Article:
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Yes, that is me… hair straight back, eyes tightly closed, shreaking for my life and it hurtles past me with a rocking clacking racket at top speed. I kept that expression for the ride called Aftershock – the floor folds away from you before the ride starts!! No I didn’t have to ride it however my son couldn’t be telling his friends he went to Silverwood and didn’t ride it. The plan to go in it scared us so bad we couldn’t eat our dinner.

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My son – the back right already knew what to expect as the poor bugger road that alone when he was 9 years old. He was white as a sheet after that ride. He thought he was going to fall out of it as his butt never even touched the seat once the ride started. A thin bar he says, no seat belt he says, I thought I was going to fall right out of it he says…. so this time he felt much safer… His friend didn’t seem to feel very safe… He didn’t leave the wave pool for two days after that ride! My daughter like me likes to close her eyes and pretend it will be fine. The  ‘this isn’t really happening to me’ mindset. Her friend obviously goes eyes wide open terrified of what will come next. She was probably wondering what kind of family does this to kids calling it fun!

The following evening I thought it best to take the terrified young man for some kiddie rides so he doesn’t leave Silverwood with the taste of terror in his mouth. It took some bribery for him to even consider leaving the water park as he was quite certain we never needed to go to the amusement park side again! We went the swing, the frog hop (my children are pictured below – the middle two from our first trip ). The teen girls were also there in line to ride this cute little frog.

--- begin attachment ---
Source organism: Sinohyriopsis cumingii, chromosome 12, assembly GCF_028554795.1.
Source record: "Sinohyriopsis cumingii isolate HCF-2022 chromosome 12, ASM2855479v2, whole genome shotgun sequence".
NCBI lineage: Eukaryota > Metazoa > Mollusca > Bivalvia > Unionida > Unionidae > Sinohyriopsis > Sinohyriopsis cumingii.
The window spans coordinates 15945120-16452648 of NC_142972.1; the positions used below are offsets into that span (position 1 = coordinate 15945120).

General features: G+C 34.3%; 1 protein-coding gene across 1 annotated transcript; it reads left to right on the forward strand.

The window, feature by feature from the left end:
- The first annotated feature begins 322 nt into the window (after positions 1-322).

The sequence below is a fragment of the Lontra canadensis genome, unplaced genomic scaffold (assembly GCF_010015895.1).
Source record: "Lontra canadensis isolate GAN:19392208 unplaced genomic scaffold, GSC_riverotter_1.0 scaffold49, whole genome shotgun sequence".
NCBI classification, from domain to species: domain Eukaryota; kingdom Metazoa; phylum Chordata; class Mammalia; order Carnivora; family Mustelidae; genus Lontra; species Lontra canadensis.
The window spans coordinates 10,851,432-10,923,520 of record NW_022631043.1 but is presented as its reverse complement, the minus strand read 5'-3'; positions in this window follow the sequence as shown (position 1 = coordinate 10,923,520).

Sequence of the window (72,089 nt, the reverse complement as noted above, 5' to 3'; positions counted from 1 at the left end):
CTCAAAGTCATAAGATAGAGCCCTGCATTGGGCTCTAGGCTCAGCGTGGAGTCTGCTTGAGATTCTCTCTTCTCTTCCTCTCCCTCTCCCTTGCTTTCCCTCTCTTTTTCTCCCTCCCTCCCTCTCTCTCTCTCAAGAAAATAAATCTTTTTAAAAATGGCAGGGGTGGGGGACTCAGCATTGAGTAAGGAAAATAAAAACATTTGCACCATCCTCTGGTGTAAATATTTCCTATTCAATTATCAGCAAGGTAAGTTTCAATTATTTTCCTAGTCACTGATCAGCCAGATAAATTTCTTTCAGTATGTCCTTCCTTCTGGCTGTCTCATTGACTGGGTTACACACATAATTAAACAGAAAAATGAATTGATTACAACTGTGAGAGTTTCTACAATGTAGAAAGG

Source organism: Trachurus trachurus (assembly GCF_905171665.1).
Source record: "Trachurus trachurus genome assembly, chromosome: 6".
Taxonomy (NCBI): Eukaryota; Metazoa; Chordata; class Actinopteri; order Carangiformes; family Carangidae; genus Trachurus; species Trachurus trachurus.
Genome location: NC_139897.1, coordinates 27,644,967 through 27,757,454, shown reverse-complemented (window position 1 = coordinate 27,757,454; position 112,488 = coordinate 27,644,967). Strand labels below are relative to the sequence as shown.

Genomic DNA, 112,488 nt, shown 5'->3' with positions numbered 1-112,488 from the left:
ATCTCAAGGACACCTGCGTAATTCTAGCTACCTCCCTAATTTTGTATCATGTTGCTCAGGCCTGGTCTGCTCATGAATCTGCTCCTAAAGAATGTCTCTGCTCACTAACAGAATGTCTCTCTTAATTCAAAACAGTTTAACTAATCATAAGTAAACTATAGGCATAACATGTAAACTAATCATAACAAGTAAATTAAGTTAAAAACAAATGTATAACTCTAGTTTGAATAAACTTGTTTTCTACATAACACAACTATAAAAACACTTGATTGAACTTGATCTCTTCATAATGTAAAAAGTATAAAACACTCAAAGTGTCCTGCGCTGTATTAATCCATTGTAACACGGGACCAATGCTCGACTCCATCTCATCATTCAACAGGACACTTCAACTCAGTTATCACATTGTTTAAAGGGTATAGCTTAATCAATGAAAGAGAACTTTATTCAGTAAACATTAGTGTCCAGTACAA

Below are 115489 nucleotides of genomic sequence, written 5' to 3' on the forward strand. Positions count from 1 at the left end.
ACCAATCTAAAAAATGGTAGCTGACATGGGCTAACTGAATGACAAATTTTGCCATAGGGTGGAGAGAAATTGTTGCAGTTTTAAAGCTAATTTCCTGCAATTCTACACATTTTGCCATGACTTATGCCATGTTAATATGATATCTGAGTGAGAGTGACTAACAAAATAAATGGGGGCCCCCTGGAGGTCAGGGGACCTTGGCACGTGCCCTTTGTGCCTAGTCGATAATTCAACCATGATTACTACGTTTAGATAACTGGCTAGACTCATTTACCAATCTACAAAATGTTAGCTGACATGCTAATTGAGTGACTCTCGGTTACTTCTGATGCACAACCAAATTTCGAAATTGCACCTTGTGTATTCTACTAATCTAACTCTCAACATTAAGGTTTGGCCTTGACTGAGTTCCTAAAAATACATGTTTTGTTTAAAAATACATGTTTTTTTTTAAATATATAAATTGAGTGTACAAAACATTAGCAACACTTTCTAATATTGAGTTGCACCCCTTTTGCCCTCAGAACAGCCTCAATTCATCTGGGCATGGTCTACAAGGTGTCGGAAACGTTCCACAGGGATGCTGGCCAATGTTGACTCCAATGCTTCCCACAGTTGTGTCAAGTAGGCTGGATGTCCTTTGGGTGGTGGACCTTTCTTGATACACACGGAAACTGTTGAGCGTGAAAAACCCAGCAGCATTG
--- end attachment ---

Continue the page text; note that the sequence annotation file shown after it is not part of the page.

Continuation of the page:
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And of course lastly kids the Ferris wheel. Complete with animal seats and umbrellas built for all sizes but meant for the kids and faint of heart riders. After the animal Ferris wheel ride, he was a happy young man, he came running towards me with an excited smile saying how awesome it was…. Until he remembered my teen son was also with him at which point he pretended it wasn’t quite that big a deal!

 

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My adorable daughter on our first trip. I asked her if she wanted to change before we go into the park. My daughter: hands on hips looks down saying, ‘ what’s wrong with this outfit? I’m wearing all my favourite clothes!’ I let her wear it. I mean really who am I to judge what looks good on the outside when she feels confident and happy inside and out?!

 

childhood, Uncategorized

How could she 

So here’s the question of my mid-life emotional crisis. HOW COULD SHE???